Sermon preached on Easter Sunday, March 31, 2013, at St. Augustine’s Anglican Church, Columbus, OH.
Lectionary texts: Isaiah 65.17-25; Acts 10.34-43; 1 Corinthians 15.19-26; John 20.1-18.
In the name of God: Father, Son, and Holy Spirit. Amen.
Happy Easter, St. Augustine’s! Alleluia! Christ is risen! The Lord is risen indeed. Alleluia! Before we turn to this history-changing event, I want to read you a more sober passage from the book of Lamentations, a book written primarily to lament the destruction of Jerusalem and the Temple by the Babylonians. I want you to close your eyes and imagine you are the man whose voice you are about to hear in the text, a man who laments the destruction of his beloved city—and with it apparently his life as well [read Lamentations 3.1-20]. Now imagine this lament is a metaphor for your life with all its hurts, heartaches, failures, fears, sin, and brokenness. Imagine you, like ancient Jerusalem, stand under God’s righteous judgment with no prospect of rescue. And because God in his judgment has left you to your own devices, the forces of evil are going to win the day so that all the sorrow, pain, and hurt that have afflicted you are going to continue unabated with no hope of rescue. How does it make you feel? What does that do to your hope? If you are like me, it is an absolutely terrifying picture devoid of hope. The future, along with the present, is one of utter darkness and despair.
I am not trying to rain on your Easter parade. Instead, I am trying to get us to see vividly what Paul is talking about in our epistle lesson this morning where he reminds the Corinthians (and us) what our world would be like without the death and resurrection of Jesus. When we understand what it means to be God’s enemy, when we understand what a world without the love of God would be like, given the human condition with all its sin and brokenness, and what results from that, we are ready to see the cross of Jesus for what it is—the very symbol of God’s love for his human creatures and God’s triumph over the dark powers and principalities. In other words, the power and wisdom of God. Because without the cross of Jesus, we are still dead in our sins and remain God’s enemies (cf. Colossians 1.20-23). And without the cross, evil has not been defeated so that the foundation of God’s promised new creation launched at Easter could be laid. That is why we can never separate Jesus’ death and resurrection and we must always keep the cross in view, even as we gather today to celebrate our Lord’s resurrection.
“But wait!” you say. “Evil has not been defeated. Look around you!” All very true. So how could Paul and the other NT writers make such a bold and audacious claim? After all, Jesus had been executed as a criminal and everybody knew that meant Caesar and the dark powers behind Caesar were the real lords. Crucified Messiahs were failed Messiahs, not the Lord of the universe! So how could Paul and others possibly think Jesus was Lord and Caesar wasn’t? Because of the resurrection! In the death and resurrection of Jesus we see God in his sovereign, rescuing love dealing with the evil and pain of the world in a surprising way by bearing it himself, and also with the greatest enemy of his creation—death itself. By allowing the forces of evil and darkness to do their very worst to him, Jesus, the very embodiment of God, showed that he had defeated the powers on the cross when God raised him from the dead on that first Easter Sunday. Had the powers and principalities really won, if they were the true lords of the universe, Jesus would have remained dead and we wouldn’t be gathered here today as his people. But Jesus didn’t remain dead. As all our readings testify, God raised him bodily from the dead and in doing so demonstrated that not only had he dealt decisively with the forces of evil but had also defeated death itself. This, of course, is why Jesus is Lord and Caesar and the powers behind him are not. To be certain, the defeat of evil is not yet fully consummated, but it is assured. The empty tomb is God’s guarantee of that. This is why Paul called the cross the power and wisdom of God (1 Corinthians 1.18-25).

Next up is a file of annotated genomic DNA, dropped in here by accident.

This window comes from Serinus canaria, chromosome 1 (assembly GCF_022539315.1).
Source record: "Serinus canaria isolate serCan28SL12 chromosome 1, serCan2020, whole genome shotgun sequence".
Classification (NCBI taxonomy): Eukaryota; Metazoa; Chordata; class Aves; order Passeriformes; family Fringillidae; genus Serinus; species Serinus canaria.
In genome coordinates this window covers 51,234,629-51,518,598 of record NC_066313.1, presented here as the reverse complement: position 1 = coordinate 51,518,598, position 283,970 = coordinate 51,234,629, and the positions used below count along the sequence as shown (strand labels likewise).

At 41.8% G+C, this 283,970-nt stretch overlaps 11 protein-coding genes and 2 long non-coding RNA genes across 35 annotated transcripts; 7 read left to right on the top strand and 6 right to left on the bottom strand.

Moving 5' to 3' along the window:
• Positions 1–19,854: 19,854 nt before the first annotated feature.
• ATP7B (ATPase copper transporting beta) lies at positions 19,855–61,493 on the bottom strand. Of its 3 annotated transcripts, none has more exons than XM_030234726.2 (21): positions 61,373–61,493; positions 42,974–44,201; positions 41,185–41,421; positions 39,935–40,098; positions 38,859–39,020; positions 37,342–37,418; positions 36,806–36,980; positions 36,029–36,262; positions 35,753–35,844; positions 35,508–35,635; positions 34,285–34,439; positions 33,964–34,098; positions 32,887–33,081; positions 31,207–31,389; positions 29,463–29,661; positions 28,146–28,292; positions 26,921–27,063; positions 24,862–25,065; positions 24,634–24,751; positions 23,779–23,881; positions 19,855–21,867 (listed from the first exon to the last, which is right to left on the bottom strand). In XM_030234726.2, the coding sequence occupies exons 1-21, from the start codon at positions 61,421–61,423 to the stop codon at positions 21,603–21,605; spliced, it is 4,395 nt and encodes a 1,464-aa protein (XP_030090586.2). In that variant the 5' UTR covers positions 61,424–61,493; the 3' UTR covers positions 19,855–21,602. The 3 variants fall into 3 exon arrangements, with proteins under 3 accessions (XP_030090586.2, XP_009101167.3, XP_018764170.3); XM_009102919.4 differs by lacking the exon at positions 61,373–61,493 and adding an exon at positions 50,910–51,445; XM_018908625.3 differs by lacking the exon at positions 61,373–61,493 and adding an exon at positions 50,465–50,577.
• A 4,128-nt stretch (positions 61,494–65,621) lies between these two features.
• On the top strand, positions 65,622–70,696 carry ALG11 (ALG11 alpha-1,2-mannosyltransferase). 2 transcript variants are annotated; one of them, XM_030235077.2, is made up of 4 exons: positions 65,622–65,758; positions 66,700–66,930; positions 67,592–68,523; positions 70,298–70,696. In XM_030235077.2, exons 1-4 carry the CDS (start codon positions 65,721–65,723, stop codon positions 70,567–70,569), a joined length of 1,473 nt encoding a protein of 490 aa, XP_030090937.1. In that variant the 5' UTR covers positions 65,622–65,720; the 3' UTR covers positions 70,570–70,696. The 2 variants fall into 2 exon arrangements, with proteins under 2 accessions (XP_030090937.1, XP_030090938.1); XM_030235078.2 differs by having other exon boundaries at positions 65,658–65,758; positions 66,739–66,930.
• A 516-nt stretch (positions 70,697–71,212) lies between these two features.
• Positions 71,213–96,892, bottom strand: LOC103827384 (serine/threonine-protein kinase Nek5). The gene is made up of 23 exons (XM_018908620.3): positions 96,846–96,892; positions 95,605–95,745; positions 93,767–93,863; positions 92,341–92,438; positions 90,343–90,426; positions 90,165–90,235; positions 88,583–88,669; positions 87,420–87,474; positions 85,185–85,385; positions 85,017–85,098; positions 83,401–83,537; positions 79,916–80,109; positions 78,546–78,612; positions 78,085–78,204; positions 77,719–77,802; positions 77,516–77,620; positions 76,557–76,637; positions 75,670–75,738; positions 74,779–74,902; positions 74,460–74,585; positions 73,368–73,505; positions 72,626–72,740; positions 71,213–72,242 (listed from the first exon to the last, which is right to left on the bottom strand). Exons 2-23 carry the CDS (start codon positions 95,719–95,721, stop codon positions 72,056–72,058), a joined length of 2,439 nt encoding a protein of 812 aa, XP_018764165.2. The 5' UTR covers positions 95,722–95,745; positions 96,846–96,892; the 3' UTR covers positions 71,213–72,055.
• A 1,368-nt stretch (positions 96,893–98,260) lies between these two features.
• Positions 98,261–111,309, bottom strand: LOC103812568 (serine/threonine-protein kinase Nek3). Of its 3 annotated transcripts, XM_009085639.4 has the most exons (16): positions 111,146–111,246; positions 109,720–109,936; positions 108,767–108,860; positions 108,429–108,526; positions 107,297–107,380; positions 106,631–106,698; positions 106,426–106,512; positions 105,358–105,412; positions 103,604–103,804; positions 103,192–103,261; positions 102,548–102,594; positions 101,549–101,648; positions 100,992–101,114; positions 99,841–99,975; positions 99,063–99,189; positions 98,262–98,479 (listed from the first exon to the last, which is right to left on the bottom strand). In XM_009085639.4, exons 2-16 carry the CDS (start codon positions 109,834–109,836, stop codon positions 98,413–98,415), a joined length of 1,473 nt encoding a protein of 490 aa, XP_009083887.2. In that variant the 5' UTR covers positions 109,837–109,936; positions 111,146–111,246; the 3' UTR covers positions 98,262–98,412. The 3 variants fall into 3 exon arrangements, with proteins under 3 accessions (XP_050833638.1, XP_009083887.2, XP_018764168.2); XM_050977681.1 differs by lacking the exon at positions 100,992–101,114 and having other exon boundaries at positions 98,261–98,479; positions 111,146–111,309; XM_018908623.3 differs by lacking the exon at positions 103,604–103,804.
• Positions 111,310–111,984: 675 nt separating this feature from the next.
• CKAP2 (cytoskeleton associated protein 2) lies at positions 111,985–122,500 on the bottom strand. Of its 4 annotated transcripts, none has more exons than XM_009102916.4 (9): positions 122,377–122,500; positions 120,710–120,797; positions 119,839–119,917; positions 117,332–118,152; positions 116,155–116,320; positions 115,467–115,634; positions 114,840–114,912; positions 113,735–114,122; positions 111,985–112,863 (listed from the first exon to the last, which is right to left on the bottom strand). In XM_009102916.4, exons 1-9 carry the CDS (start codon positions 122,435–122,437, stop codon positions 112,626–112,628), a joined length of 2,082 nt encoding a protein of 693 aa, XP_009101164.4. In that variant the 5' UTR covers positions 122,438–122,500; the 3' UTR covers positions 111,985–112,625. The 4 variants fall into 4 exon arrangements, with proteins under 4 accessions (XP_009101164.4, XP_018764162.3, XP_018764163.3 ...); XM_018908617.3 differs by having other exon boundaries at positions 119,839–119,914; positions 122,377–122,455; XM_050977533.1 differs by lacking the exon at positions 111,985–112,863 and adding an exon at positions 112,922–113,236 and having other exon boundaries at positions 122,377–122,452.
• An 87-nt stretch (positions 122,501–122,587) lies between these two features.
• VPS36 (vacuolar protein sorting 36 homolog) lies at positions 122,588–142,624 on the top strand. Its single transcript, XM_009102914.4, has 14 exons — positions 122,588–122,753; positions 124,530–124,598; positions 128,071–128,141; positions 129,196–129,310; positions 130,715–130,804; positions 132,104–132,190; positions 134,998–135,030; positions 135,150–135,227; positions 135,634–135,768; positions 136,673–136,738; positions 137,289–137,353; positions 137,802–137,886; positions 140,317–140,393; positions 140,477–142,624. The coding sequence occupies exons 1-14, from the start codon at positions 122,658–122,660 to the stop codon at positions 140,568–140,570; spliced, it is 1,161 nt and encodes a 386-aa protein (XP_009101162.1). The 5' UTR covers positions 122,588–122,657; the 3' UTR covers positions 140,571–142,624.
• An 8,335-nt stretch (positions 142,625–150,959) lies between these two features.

But so too is the resurrection the power and wisdom of God because as we have just seen, it signaled that the forces of evil really had been defeated on the cross and that God’s promised new creation that we read about in our OT lesson had begun. When God raised Jesus’ mortal body and transformed it into an immortal one, he gave us our first tangible sign of what our bodies in the new creation would be like. When God speaks into existence his new creation, the dimensions of heaven and earth will be fused together so that we will get to live directly in God’s presence. God will consummate the defeat of evil he achieved on the cross and raise our mortal bodies from the dead so that we never have to fear death or any of the other kinds of evil that afflict us now, thus bringing God’s kingdom in full on earth as in heaven. It is a glorious and breathtaking promise and we rob ourselves of the power of the gospel if we miss or dismiss it.
John wants us to see this very clearly in today’s gospel lesson. He starts out by telling us that Jesus was raised on the first day of the week and we need to pay attention to this because from the very beginning of his gospel, John has alluded to the great creation narratives of Genesis 1 and echoed its themes of light and darkness. As we think back to John’s crucifixion narratives, Jesus’ last words on the cross were, “It is finished.” What was “it” that was finished? The work of bearing the weight of the world’s sin and evil, the work of defeating the powers that had ruined God’s good creation. And this happened on Friday, the sixth day of the week. What happened on the sixth day in the creation narratives? God created human beings in his image to be wise stewards of his world. But we got it all wrong and our sin opened the floodgates for evil and God’s curse on both us and his world, of which the chaos and death we now experience are part. But now on the sixth day, the world’s only true human would do what was necessary to rescue us from God’s righteous judgment on our sin and defeat the powers of evil and darkness by going to the cross. And then what happened on the seventh day? The great Sabbath rest as Jesus’ body rested in the tomb, just as God had rested on the seventh day.